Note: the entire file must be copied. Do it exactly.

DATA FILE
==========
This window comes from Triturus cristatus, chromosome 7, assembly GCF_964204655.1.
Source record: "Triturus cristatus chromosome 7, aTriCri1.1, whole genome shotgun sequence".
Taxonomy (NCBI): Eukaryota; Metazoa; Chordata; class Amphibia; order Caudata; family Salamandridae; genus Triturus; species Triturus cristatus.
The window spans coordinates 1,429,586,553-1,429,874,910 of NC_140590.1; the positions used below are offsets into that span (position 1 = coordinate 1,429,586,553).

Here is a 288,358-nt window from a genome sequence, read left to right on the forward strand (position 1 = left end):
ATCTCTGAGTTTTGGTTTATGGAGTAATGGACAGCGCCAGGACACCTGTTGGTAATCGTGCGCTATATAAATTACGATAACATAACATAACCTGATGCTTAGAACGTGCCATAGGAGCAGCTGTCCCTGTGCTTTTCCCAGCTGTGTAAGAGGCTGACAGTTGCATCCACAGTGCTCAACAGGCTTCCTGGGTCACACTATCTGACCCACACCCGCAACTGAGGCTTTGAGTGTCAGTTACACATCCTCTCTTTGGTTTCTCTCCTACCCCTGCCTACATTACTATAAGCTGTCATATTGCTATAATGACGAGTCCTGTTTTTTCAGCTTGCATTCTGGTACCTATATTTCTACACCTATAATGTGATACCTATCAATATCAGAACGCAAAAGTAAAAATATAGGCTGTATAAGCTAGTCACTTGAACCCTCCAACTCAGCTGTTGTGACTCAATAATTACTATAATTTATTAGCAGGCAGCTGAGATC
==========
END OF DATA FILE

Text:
This window comes from Triturus cristatus, chromosome 7, assembly GCF_964204655.1.
Source record: "Triturus cristatus chromosome 7, aTriCri1.1, whole genome shotgun sequence".
Taxonomy (NCBI): Eukaryota; Metazoa; Chordata; class Amphibia; order Caudata; family Salamandridae; genus Triturus; species Triturus cristatus.
The window spans coordinates 1,429,586,553-1,429,874,910 of NC_140590.1; the positions used below are offsets into that span (position 1 = coordinate 1,429,586,553).

Here is a 288,358-nt window from a genome sequence, read left to right on the forward strand (position 1 = left end):
ATCTCTGAGTTTTGGTTTATGGAGTAATGGACAGCGCCAGGACACCTGTTGGTAATCGTGCGCTATATAAATTACGATAACATAACATAACCTGATGCTTAGAACGTGCCATAGGAGCAGCTGTCCCTGTGCTTTTCCCAGCTGTGTAAGAGGCTGACAGTTGCATCCACAGTGCTCAACAGGCTTCCTGGGTCACACTATCTGACCCACACCCGCAACTGAGGCTTTGAGTGTCAGTTACACATCCTCTCTTTGGTTTCTCTCCTACCCCTGCCTACATTACTATAAGCTGTCATATTGCTATAATGACGAGTCCTGTTTTTTCAGCTTGCATTCTGGTACCTATATTTCTACACCTATAATGTGATACCTATCAATATCAGAACGCAAAAGTAAAAATATAGGCTGTATAAGCTAGTCACTTGAACCCTCCAACTCAGCTGTTGTGACTCAATAATTACTATAATTTATTAGCAGGCAGCTGAGATC